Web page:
There’s not a huge difference between goose and duck down. They’re both fluffy and long-lasting with proper care. However, if you’re being meticulous, goose down technically has a better fill power because goose feathers are larger than duck feathers, meaning it’ll be more insulating. Still, the difference in insulation is minimal. It’s better to find a high-quality down comforter from a reliable brand rather than focusing on which type of bird fill the comforter has.

Does down lose its warmth?

Well-maintained down shouldn’t lose its insulation. However, if down gets wet, the feathers will clump up and lose their warmth, and if your down comforter is compressed for a long time, the feathers will lose their loftiness, minimizing the warmth.

For these reasons, avoid submerging your down comforter in water or vacuum-sealing it for extended periods. When washing your down comforter, we suggest dry cleaning. If you need to store your down comforter, launder and store it in a cotton storage bag in a well-ventilated closet. Avoid storing it in plastic as plastic promotes moisture, increasing the risk of mildew.

How do you fluff a down or down alternative comforter?

An easy way to fluff up your comforter is by snapping it. Lay your comforter flat and, while holding the bottom ends of it, raise the comforter before snapping it down. The comforter will wave, creating air pockets between the feathers or fibers, effectively fluffing it.

You can also separate any lumps in your comforter with your hand. Simply find any lumpy areas and massage them gently to separate the fibers in the comforter.

If you have a down alternative comforter, you can put it through the dryer with tennis or dryer balls. Some dryers have a fluff setting, but if not, use the lowest dryer heat setting and check on your comforter every 30 minutes until it’s adequately fluffed.

Can down or down alternative comforters shrink?

Yes, down and down alternative comforters are vulnerable to shrinking if dried incorrectly, such as on too hot or strong of a dryer setting. Your specific comforter will come with care guidelines to follow, but down alternative comforters typically are fine to machine wash and dry. Down comforters need to be dry cleaned or washed at a laundromat.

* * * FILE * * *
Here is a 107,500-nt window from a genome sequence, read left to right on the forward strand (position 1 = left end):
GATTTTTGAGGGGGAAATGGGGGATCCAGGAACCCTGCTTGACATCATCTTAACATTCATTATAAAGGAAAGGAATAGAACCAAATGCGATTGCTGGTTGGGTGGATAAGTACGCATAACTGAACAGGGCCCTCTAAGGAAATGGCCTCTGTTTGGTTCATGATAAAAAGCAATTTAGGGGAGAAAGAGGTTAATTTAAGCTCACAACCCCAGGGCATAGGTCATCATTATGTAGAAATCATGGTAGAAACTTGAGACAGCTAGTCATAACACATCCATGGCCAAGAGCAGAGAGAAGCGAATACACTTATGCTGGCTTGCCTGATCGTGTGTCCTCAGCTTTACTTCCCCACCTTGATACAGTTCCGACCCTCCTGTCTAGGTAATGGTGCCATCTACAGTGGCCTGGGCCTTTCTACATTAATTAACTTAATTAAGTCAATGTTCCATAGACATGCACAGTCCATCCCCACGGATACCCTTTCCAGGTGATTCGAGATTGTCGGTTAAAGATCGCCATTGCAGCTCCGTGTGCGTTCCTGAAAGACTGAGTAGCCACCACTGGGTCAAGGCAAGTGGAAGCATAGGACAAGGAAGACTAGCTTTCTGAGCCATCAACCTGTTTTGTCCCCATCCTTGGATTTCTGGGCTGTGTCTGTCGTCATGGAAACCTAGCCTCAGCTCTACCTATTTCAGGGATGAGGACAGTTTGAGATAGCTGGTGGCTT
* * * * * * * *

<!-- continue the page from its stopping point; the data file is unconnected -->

Did We Help You Choose a Comforter?

While down is pricier, it’s also cozier, longer-lasting, and overall higher quality than down alternative. If you’re considering a down alternative comforter just because you’re on a budget, it might be worth it to save up for a down comforter instead. However, if you’re looking for a hypoallergenic or cruelty-free product, a down alternative comforter is the clear winner.

This article is for informational purposes and should not replace advice from your doctor or other medical professional.


About the author

McKenzie Hyde is a Certified Sleep Science Coach and a full-time writer focused on sleep health and the mattress industry. She currently writes articles on a variety of topics, ranging from sleep hygiene to the newest trends in the mattress and bedding industry. Just some of the topics she has covered include best sleep practices for students, the consequences of going without sleep, and choosing the right bed if you suffer from back pain. McKenzie Hyde holds a Master of Arts degree from Utah State University where she studied literature and writing. While there, she taught argumentative writing and wrote a variety of articles and analyses for literary and academic journals.